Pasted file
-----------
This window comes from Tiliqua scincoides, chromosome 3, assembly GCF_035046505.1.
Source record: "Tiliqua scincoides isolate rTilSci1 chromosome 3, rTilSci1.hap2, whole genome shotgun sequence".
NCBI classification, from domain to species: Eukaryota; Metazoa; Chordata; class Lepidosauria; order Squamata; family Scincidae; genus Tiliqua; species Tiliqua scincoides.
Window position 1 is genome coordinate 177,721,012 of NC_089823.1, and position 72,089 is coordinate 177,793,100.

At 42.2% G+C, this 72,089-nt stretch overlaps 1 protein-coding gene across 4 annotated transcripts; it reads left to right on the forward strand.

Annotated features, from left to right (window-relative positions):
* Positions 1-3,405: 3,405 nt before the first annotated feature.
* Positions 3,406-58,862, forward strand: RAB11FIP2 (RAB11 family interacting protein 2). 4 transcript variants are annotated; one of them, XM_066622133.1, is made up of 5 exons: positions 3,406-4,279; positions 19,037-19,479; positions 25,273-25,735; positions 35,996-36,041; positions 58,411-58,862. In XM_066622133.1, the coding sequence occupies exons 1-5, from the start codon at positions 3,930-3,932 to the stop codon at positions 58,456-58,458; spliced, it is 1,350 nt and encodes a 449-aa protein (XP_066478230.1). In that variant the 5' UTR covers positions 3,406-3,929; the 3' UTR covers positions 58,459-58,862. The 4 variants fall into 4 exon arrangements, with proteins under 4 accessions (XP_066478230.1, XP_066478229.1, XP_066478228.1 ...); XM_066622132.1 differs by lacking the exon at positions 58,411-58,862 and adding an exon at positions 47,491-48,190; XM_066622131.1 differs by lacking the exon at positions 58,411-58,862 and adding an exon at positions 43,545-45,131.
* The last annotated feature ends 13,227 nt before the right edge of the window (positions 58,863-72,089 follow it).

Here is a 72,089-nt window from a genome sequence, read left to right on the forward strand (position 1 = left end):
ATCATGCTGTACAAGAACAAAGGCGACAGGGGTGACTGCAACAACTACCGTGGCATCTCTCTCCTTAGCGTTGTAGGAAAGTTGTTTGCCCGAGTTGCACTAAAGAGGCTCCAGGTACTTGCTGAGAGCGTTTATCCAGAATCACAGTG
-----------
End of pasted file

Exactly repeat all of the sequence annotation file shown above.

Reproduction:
This window comes from Tiliqua scincoides, chromosome 3, assembly GCF_035046505.1.
Source record: "Tiliqua scincoides isolate rTilSci1 chromosome 3, rTilSci1.hap2, whole genome shotgun sequence".
NCBI classification, from domain to species: Eukaryota; Metazoa; Chordata; class Lepidosauria; order Squamata; family Scincidae; genus Tiliqua; species Tiliqua scincoides.
Window position 1 is genome coordinate 177,721,012 of NC_089823.1, and position 72,089 is coordinate 177,793,100.

At 42.2% G+C, this 72,089-nt stretch overlaps 1 protein-coding gene across 4 annotated transcripts; it reads left to right on the forward strand.

Annotated features, from left to right (window-relative positions):
* Positions 1-3,405: 3,405 nt before the first annotated feature.
* Positions 3,406-58,862, forward strand: RAB11FIP2 (RAB11 family interacting protein 2). 4 transcript variants are annotated; one of them, XM_066622133.1, is made up of 5 exons: positions 3,406-4,279; positions 19,037-19,479; positions 25,273-25,735; positions 35,996-36,041; positions 58,411-58,862. In XM_066622133.1, the coding sequence occupies exons 1-5, from the start codon at positions 3,930-3,932 to the stop codon at positions 58,456-58,458; spliced, it is 1,350 nt and encodes a 449-aa protein (XP_066478230.1). In that variant the 5' UTR covers positions 3,406-3,929; the 3' UTR covers positions 58,459-58,862. The 4 variants fall into 4 exon arrangements, with proteins under 4 accessions (XP_066478230.1, XP_066478229.1, XP_066478228.1 ...); XM_066622132.1 differs by lacking the exon at positions 58,411-58,862 and adding an exon at positions 47,491-48,190; XM_066622131.1 differs by lacking the exon at positions 58,411-58,862 and adding an exon at positions 43,545-45,131.
* The last annotated feature ends 13,227 nt before the right edge of the window (positions 58,863-72,089 follow it).

Here is a 72,089-nt window from a genome sequence, read left to right on the forward strand (position 1 = left end):
ATCATGCTGTACAAGAACAAAGGCGACAGGGGTGACTGCAACAACTACCGTGGCATCTCTCTCCTTAGCGTTGTAGGAAAGTTGTTTGCCCGAGTTGCACTAAAGAGGCTCCAGGTACTTGCTGAGAGCGTTTATCCAGAATCACAGTG